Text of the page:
Extreme heat from Vesuvius volcano eruption turns man’s brain to glass

Researchers find vitrified brain remains as a result of the eruption of a volcano.


Luz Pérez Tulich
Tissue Engineering and Synthetic Biology Laboratory
Bioengineering Department

Vesuvius erupted in AD 79, the city of Herculaneum was hit and overwhelmed by avalanches of volcanic ash, which killed all the inhabitants because pyroclastic flows reached up to 30 kilometers to the northwest and west of Vesuvius.

In the 1960s, at the Collegium Augustalium in Herculaneum, researchers found a human victim of the avalanche lying on a wooden bed, buried by volcanic ash. In the skull of this victim, apparent brain remains were discovered that were vitrified rather than saponified. Saponification occurs when the triglycerides present in the tissue have been converted into glycerol and salts of fatty acids or soap, vitrification instead refers to tissue that has been burned at high temperatures and has become glass or enamel, this unusual The discovery was made by Dr. Pier Paolo Petrone, professor of human osteobiology and forensic anthropology at Federico II University Hospital in Naples, Italy.

Figure 1. Victim of the eruption (Collegium Augustalium, Herculaneum). The back of the skull (the occipital bone and part of the parietal bones) had completely exploded, leaving the inner part visible. A. Vitrified brain fragment extracted from the inner part of the skull; B. Vitrified spinal cord fragment from the spine.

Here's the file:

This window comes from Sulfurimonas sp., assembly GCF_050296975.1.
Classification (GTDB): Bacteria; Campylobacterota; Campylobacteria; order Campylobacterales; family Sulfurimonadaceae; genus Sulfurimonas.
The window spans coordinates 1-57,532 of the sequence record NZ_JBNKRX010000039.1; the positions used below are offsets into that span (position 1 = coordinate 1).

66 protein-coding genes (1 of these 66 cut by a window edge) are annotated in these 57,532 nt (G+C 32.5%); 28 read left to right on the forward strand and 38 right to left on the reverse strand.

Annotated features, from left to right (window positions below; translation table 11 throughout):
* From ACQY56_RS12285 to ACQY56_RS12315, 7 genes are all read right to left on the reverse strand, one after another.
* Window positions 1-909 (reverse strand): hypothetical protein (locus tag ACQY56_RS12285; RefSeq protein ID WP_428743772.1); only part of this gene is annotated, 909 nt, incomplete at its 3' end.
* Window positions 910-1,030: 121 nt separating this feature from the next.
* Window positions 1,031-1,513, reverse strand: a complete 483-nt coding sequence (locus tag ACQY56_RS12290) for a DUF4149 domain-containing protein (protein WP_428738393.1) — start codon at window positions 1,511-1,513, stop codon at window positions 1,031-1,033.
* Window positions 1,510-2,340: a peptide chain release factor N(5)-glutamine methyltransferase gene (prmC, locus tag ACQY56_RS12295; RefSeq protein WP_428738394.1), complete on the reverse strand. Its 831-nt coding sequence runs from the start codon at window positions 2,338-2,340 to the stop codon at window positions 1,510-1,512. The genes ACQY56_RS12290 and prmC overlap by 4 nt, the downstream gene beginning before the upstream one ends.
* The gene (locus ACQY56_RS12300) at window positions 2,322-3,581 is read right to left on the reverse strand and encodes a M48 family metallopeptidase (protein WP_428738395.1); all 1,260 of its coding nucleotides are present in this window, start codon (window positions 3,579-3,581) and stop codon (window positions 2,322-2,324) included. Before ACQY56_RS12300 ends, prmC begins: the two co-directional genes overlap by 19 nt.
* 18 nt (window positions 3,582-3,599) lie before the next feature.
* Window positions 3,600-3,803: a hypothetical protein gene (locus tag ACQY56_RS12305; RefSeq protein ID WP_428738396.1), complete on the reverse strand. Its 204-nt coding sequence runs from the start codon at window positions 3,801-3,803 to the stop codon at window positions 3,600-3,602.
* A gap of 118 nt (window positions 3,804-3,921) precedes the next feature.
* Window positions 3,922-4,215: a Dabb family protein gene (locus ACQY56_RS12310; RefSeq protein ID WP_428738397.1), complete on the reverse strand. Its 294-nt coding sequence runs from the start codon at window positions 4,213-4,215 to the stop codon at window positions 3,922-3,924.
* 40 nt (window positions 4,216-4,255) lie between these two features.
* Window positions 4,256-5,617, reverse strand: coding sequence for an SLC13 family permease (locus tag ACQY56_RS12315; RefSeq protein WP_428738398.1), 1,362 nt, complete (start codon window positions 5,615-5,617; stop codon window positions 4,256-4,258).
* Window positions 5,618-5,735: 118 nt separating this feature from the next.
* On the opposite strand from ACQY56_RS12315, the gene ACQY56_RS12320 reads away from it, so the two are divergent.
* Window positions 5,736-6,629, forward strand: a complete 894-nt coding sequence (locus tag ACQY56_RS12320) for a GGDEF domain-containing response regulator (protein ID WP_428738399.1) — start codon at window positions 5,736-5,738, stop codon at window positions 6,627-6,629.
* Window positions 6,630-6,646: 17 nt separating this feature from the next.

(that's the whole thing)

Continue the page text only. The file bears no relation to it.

Source. PLOS ONE (2020).
Figure 2. Fragment of vitreous black material extracted from the cranial cavity of a victim of the Herculaneum volcanic eruption.
Source. The New England Journal of Medicine (2020).

To find out the temperature that was reached at the time of the eruption, they studied the charred wood found near the body, which the researchers determined belonged to the species Picea mariana (black fir) and Picea glauca (white fir), showing that the temperatures reached were in a range of 470 ° C to 520 ° C.

They performed proteomic analysis of the vitreous black material of the cranial cavity, which allowed the identification of several highly expressed proteins in different parts of the human brain.

Adipic and margaric fatty acids, which are components of human hair fat, were detected by gas chromatography and mass spectrometry. Stearic, palmitic and myristic fatty acids that are typical of human brain triglycerides were also detected, although they can also be found in plant and animal fats. However, no plant or animal remains associated with the skeletal remains were found at the site of the victim’s discovery.

The most significant result is the identification exclusively in the glassy fragments of the skull of several proteins expressed in the tissues of the human brain together with adipic fatty acids and margaric fatty acids attributable to the brain and hair of the victim, respectively, thus indicating that black material Vitrified is the result of exposing the brain to high temperatures.


  1. Petrone, P., Pucci, P., Vergara, A., Amoresano, A., Birolo, L., Pane, F., Sirano, F., Niola, M., Buccelli, C., & Graziano, V. (2018). A hypothesis of sudden body fluid vaporization in the 79 AD victims of Vesuvius. PLoS ONE, 13 (9), 1–27. https://doi.org/10.1371/journal.pone.0203210
  2. Petrone, P, et al 2020. Heat-Induced Brain Vitrification from the Vesuvius Eruption in c.e. 79. January 23, 2020 N Engl J Med 2020; 382: 383-384 DOI: 10.1056 / NEJMc1909867

More posts